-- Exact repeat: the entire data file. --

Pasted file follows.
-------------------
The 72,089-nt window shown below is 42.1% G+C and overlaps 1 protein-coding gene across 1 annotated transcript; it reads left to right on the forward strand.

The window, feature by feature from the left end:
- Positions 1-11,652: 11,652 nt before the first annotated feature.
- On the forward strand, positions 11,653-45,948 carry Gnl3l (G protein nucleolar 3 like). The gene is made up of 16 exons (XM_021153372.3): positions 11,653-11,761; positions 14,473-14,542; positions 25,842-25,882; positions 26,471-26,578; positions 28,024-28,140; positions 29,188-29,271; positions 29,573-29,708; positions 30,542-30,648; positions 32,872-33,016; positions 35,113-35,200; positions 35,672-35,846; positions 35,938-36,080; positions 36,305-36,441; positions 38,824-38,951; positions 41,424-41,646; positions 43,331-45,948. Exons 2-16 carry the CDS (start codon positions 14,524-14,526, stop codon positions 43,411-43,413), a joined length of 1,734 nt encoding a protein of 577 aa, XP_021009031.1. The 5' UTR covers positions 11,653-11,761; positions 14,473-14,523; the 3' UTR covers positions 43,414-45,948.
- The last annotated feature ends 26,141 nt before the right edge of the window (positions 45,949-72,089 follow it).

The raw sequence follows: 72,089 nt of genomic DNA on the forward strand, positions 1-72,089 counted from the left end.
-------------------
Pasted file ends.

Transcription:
The 72,089-nt window shown below is 42.1% G+C and overlaps 1 protein-coding gene across 1 annotated transcript; it reads left to right on the forward strand.

The window, feature by feature from the left end:
- Positions 1-11,652: 11,652 nt before the first annotated feature.
- On the forward strand, positions 11,653-45,948 carry Gnl3l (G protein nucleolar 3 like). The gene is made up of 16 exons (XM_021153372.3): positions 11,653-11,761; positions 14,473-14,542; positions 25,842-25,882; positions 26,471-26,578; positions 28,024-28,140; positions 29,188-29,271; positions 29,573-29,708; positions 30,542-30,648; positions 32,872-33,016; positions 35,113-35,200; positions 35,672-35,846; positions 35,938-36,080; positions 36,305-36,441; positions 38,824-38,951; positions 41,424-41,646; positions 43,331-45,948. Exons 2-16 carry the CDS (start codon positions 14,524-14,526, stop codon positions 43,411-43,413), a joined length of 1,734 nt encoding a protein of 577 aa, XP_021009031.1. The 5' UTR covers positions 11,653-11,761; positions 14,473-14,523; the 3' UTR covers positions 43,414-45,948.
- The last annotated feature ends 26,141 nt before the right edge of the window (positions 45,949-72,089 follow it).

The raw sequence follows: 72,089 nt of genomic DNA on the forward strand, positions 1-72,089 counted from the left end.